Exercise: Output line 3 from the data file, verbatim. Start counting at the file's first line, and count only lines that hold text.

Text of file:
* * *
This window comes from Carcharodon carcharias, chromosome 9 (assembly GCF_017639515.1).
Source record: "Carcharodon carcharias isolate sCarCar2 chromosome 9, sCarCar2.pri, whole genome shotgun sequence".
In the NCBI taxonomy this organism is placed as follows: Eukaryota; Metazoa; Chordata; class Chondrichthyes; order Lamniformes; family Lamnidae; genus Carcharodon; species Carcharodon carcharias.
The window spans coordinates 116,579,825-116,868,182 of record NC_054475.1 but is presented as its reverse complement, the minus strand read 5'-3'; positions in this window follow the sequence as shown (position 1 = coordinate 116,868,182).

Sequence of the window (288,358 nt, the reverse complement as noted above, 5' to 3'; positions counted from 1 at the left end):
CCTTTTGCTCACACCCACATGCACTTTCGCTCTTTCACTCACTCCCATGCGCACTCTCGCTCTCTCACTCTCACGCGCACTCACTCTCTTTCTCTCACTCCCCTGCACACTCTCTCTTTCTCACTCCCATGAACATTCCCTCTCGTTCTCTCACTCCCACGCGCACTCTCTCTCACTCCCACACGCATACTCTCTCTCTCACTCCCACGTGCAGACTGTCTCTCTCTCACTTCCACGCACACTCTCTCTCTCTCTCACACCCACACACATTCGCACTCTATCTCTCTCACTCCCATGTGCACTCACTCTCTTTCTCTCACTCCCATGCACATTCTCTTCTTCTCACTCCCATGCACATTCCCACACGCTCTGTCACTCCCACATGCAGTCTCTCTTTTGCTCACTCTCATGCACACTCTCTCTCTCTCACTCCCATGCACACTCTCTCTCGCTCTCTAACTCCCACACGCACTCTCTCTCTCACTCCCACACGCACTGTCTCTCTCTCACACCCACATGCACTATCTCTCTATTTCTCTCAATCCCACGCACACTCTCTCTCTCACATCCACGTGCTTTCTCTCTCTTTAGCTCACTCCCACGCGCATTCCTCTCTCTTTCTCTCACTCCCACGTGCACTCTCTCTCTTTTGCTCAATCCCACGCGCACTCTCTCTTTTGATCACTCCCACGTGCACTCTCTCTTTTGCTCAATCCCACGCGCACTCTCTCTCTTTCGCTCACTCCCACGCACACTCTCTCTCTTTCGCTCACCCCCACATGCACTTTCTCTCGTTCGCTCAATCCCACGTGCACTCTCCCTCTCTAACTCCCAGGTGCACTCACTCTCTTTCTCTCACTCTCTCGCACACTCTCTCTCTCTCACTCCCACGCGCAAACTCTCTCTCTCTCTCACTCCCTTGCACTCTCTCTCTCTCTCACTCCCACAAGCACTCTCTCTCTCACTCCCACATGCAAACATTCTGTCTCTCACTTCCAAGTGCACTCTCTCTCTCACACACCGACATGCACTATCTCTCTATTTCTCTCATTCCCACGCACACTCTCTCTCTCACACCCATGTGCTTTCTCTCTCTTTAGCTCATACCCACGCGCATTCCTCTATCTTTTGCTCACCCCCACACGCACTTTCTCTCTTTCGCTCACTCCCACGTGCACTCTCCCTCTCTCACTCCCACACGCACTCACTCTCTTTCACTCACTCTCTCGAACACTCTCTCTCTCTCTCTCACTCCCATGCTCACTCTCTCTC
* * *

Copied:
In the NCBI taxonomy this organism is placed as follows: Eukaryota; Metazoa; Chordata; class Chondrichthyes; order Lamniformes; family Lamnidae; genus Carcharodon; species Carcharodon carcharias.